Toddler wants to touch the candy at the grocery store check out aisle.
Parent: “Oh that’s nice, isn’t it? That’s called candy. Right now we will just say, ‘Hi,’ to it. Wave. Say, ‘Hi.’ We won’t touch it we’ll just say, ‘Hi.’”
Toddler wants to touch Grandma’s picture frame.
Parent: “Just say, ‘Hi.’ Say, ‘Hi.’ Not touch.”
7- “Look at what Mommy does with this. Look at how Daddy does this. This is how Baby will do it.” Sometimes a young toddler doesn’t know how to behave acceptably in certain places. If the toddler has never had a chance to learn the appropriate behavior, parents should never get frustrated at a baby. Instead they should teach the baby. Don’t assume that your toddler knows all the social norms that you do. Help a toddler know the right manners by helping them look at people who are exemplifying the appropriate behavior.
Toddler is at a restaurant standing up on her chair.
Parent: “Look at Daddy. See how he’s sitting down on his chair? Look at Uncle Roger. He’s sitting down. Look at the lady over there. She’s doing a good job sitting down. You do a good job sitting down too.”
Toddler is talking loudly during church service.
Parent: (whispers) “See how Mommy is sitting quietly? See how Mr. Mike is sitting quietly? See how Sister is sitting quietly? Right now is a time to be quiet.”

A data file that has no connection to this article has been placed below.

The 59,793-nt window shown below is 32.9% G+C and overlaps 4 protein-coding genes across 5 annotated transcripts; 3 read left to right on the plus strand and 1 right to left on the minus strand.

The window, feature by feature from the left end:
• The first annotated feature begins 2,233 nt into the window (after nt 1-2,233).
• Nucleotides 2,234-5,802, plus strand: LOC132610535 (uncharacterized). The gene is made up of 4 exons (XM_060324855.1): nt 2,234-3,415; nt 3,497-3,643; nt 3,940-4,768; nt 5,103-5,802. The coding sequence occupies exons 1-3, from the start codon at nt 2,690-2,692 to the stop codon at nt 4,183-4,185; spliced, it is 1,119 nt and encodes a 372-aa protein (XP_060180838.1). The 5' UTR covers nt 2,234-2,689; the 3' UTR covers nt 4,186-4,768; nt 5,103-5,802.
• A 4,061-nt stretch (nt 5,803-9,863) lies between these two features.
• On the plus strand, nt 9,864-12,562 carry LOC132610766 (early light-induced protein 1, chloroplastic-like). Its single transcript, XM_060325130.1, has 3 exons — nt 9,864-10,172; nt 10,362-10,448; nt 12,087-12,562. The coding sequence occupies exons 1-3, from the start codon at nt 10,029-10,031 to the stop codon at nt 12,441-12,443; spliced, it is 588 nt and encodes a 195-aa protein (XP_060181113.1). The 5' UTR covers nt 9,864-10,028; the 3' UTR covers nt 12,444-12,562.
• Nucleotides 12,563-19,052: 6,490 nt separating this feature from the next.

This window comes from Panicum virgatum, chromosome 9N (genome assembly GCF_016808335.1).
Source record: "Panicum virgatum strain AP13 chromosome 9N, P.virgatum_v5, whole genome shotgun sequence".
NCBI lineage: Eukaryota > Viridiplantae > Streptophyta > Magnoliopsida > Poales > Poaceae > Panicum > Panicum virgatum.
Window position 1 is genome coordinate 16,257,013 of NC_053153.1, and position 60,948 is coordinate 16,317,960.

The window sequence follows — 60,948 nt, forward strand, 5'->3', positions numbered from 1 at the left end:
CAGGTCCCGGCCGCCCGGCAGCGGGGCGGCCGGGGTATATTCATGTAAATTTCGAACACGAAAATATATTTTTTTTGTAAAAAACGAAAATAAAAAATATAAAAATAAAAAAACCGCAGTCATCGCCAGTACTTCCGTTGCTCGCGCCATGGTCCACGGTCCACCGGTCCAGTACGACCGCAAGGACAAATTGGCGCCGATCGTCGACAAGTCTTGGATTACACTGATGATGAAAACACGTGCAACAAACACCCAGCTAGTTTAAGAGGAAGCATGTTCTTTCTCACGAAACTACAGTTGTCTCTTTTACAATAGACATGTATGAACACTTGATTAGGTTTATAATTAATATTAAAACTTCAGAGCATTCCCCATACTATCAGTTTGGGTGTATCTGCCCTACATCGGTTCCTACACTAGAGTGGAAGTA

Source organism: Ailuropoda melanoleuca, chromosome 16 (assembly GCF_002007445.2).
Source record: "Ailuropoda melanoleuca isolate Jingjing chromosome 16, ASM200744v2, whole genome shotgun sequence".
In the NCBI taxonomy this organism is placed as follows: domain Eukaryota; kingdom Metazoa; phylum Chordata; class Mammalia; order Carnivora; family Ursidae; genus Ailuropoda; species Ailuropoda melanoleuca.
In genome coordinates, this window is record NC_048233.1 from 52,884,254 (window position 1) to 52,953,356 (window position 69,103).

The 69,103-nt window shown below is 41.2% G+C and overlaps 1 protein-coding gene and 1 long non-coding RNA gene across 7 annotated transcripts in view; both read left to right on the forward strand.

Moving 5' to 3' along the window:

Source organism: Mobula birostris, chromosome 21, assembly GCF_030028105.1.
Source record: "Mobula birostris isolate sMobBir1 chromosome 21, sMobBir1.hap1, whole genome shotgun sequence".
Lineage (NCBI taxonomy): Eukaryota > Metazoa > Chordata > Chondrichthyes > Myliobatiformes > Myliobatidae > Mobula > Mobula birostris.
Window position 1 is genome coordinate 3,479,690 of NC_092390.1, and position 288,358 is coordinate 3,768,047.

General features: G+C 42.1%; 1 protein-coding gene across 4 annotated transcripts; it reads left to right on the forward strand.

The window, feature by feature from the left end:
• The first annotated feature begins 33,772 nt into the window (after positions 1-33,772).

8- First this...then that.
Toddler is having fun playing at a friend’s house and Mom knows it’s time for Toddler to get a diaper change.
Parent: “You are doing such a good job playing. You can keep playing this after you get your diaper changed. First diaper change. Then keep playing.”
Toddler is having fun playing and Dad knows it’s time to leave Grandma’s house and go back home.
Parent: “First, come to Daddy. Then go in car. Then we’ll see Grandma a different day.”
(Personal note: If you’re like me, sometimes you’ll get nervous when it’s time to give your toddler an instruction, especially when you’re in a public place. I get afraid that my child will protest or throw a fit. If I start feeling these things a lot, I tell myself that it’s time to provide my child extra chances to practice following my leadership. To do this, first, I tell her that I’m going to start having her practice because I’ve been seeing that it’s not easy for her to want to obey. Next, I pick practice times (and places) that will allow me the space for effective training. Finally, once the practices are helping her change her attitude or patterns of behavior, I start testing her by asking her to follow my authority in other places, like outside the home or with other people around.
If I don’t have time to practice, and I’m still nervous that my child might protest, I use this eighth principle.
9- Bring Two Things. Sometimes a child is having so much fun with a toy that it’s hard for her leave it in order to obey an instruction. In this case you can try the Bring-Two-Things principle.
Toddler is playing with a doll’s house. It’s almost time for bath.
Parent: “It’s time for bath. Do you want to bring two things with you to play with in the bath?”
Toddler is playing. It’s almost time to go to the doctor’s office.
Parent: “It’s time to go in the car. Do you want to bring two things with you? Okay, let’s go.”
10- We will do this a different time. Use this tip when it’s time to be done with a very fun activity.
Toddler has been having a blast at a cousin’s house. It’s time to say goodbye.
Parent: “It’s been so fun playing with your cousins. They are so special. We have so much fun playing with our cousins. We will do this a different time. Now it will be time to say goodbye, but we will come back a different time. Say, ‘Bye-bye!’”